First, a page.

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Author(s): Wayne Moore. Published on September 4, 2018.

In Compliance | NFPA 72

Balancing school security and fire protection systems use during hostile events


Ever since the Columbine school shootings in 1999, the fire protection industry has been concerned with a hostile person or persons using the fire alarm system to generate easy and multiple targets. Perhaps because the school shooting incidents immediately following Columbine did not utilize fire alarm systems, however, the industry did not focus its concern on this issue as quickly as it might have.

The shooting at Marjory Stoneman Douglas High School in Parkland, Florida, in February certainly re-focused that concern. Unfortunately, some of the reactions to this event, such as the code-permitted allowance to remove certain fire alarm system components like manual fire alarm boxes, did not offer a comprehensive response. (See the May/June 2018 “In Compliance.”)

That said, what is the correct approach to balancing security and fire protection systems in a school environment? School officials and authorities having jurisdiction (AHJs) can begin by referencing both NFPA 72®, National Fire Alarm and Signaling Code®, and NFPA 730, Guide for Premises Security. NFPA 72 uses a risk assessment method to determine the voice messages to be used with a mass notification system (MNS). Balancing security and fire protection systems in a school environment involves conducting a security vulnerability assessment (SVA) as outlined in the 2018 edition of NFPA 730. The SVA should assess the current status of the school’s vulnerabilities, including but not limited to threat exposures, security features, and preparedness.

Additionally, the integration of the building fire alarm and security systems will become easier using the SVA as a planned approach. Stakeholders can then take several steps to make a building more secure without affecting the level of fire and life safety provided to the occupants. These steps include controlling or restricting access to the school and using intercoms, along with cameras, to ensure front desk administration personnel only allow building access to known individuals.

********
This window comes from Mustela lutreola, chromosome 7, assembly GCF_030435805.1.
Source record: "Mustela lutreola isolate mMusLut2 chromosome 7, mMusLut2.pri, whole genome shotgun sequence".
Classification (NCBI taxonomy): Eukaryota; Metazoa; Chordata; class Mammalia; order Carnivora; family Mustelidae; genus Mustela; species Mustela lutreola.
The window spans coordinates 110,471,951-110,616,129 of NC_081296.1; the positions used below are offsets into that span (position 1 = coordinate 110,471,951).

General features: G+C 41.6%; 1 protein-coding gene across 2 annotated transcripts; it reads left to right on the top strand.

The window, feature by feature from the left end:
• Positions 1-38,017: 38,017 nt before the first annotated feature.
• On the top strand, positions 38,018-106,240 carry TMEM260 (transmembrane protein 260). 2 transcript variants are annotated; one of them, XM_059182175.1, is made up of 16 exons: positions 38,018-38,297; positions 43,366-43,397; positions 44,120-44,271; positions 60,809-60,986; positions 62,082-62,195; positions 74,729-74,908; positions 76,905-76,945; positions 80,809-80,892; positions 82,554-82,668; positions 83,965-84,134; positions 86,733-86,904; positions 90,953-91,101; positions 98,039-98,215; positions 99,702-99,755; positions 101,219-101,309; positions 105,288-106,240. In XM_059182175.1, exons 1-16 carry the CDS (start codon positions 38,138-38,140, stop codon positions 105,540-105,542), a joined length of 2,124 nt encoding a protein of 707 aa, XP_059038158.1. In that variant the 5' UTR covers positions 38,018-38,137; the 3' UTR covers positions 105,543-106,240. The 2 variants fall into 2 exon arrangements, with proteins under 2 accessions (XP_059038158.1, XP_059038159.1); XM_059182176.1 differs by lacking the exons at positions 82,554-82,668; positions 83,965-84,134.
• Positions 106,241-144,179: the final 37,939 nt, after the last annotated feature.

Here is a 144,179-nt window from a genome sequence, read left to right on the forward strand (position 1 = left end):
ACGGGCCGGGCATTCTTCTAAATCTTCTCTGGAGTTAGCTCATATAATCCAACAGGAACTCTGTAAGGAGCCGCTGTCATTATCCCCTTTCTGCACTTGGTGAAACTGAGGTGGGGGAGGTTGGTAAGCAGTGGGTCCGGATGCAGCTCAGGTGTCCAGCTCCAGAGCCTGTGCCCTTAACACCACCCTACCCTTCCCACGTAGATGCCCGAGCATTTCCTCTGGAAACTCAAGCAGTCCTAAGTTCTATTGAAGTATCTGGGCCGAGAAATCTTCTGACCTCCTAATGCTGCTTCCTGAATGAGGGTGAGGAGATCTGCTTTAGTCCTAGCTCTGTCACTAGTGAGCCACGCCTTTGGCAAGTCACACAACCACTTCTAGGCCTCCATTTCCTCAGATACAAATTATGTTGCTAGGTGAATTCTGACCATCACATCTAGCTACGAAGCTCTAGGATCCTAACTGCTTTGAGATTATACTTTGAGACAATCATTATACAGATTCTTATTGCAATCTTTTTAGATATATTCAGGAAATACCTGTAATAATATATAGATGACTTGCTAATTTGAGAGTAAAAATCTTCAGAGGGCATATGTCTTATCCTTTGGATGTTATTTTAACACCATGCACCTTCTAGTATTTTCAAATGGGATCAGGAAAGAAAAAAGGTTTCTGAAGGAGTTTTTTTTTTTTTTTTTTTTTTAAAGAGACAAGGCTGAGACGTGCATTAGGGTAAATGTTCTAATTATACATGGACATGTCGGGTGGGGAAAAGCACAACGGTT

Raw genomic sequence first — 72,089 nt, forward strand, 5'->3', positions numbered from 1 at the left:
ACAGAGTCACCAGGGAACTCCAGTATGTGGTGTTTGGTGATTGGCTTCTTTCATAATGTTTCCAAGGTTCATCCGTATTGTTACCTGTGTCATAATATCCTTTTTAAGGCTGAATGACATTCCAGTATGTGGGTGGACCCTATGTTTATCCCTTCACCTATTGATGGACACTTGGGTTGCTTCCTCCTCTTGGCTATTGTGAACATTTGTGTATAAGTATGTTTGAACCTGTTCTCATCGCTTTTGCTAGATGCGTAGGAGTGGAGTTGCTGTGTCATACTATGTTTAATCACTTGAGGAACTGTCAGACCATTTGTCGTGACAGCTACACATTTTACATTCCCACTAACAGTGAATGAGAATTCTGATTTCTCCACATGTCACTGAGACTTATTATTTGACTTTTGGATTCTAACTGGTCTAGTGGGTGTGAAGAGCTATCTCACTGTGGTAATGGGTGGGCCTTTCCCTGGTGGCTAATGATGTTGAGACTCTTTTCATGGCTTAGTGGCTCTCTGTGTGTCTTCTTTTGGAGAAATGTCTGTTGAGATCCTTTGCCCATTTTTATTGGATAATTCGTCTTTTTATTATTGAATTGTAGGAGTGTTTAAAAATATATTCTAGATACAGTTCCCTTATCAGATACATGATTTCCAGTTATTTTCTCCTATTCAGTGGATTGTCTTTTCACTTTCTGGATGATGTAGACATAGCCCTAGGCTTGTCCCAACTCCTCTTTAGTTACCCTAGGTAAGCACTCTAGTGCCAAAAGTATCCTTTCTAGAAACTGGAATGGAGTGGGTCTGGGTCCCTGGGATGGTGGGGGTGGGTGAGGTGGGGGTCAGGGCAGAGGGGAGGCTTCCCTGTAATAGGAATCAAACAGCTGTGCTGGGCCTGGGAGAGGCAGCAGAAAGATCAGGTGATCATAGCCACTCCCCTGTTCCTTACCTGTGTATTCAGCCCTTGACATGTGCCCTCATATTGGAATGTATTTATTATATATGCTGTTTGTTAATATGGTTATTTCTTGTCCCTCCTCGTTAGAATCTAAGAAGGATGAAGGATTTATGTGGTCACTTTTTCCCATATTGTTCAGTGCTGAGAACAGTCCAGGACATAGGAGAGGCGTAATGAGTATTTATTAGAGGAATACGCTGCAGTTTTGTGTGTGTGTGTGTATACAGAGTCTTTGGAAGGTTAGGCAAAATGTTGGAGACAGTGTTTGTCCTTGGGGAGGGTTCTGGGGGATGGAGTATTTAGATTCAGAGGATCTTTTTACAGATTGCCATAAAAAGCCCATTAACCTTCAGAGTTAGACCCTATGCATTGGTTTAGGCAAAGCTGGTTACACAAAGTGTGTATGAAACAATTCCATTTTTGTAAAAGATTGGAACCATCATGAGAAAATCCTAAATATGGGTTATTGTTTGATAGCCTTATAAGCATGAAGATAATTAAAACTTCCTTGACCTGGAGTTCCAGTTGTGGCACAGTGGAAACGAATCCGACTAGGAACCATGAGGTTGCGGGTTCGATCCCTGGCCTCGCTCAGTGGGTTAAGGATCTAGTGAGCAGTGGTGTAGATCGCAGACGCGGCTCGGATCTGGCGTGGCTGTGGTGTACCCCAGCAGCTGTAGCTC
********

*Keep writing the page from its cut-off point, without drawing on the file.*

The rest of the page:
The next step involves coordination with the local police and fire departments to develop appropriate training of your staff to ensure they understand what to do—and what not to do—in the event of a hostile intruder. One of the what-not-to-do scenarios suggested by many police departments is to not pull a manual fire alarm station to “warn” others in the school of an intruder. Not only is the design of the fire alarm system intended to warn occupants of a fire so they may evacuate, but once actuated, the noise level caused by the notification appliances throughout the building can make it difficult to issue verbal warnings or instructions. You should advise your staff of these types of issues through training exercises.

Additionally, if you have decided to upgrade your fire alarm system, you should consider upgrading to a fire alarm emergency voice evacuation system (EVACS). The building codes now require this type of a fire alarm system in all new education occupancies. The fire EVACS enables school management to provide voice instructions to all occupants to ensure they take the right action during the hostile intruder emergency. Again, the risk assessment and SVA will help you make the right decision regarding the operation of the fire alarm system and MNS and how it will interface with the security system.

NFPA 101®, Life Safety Code®, establishes locking criteria for classroom doors. The code requires that the emergency action plan for the building address the use of the locking and unlocking means from within and outside the classroom. Also, NFPA 101 requires that all staff be drilled in the engagement and release of the locking means, from within and outside the classroom, as part of the emergency egress drills.

In addition to classroom doors, the SVA should consider other areas, such as administrative offices, gymnasiums, teacher lounges, libraries, auditoriums, and cafeterias. Should a fire alarm system unlock all doors when actuated? It depends. This choice, if known by the perpetrator, would prove an unwise one.

An “easy” button does not exist for this issue. That’s the bottom line. But a clear risk assessment and emergency plan will go a long way to improving the balance of security and fire alarm integration, as well as improving overall safety to the children and staff using your facility.

WAYNE D. MOORE is vice president at Jensen Hughes. Top Photograph: ISTOCKPHOTO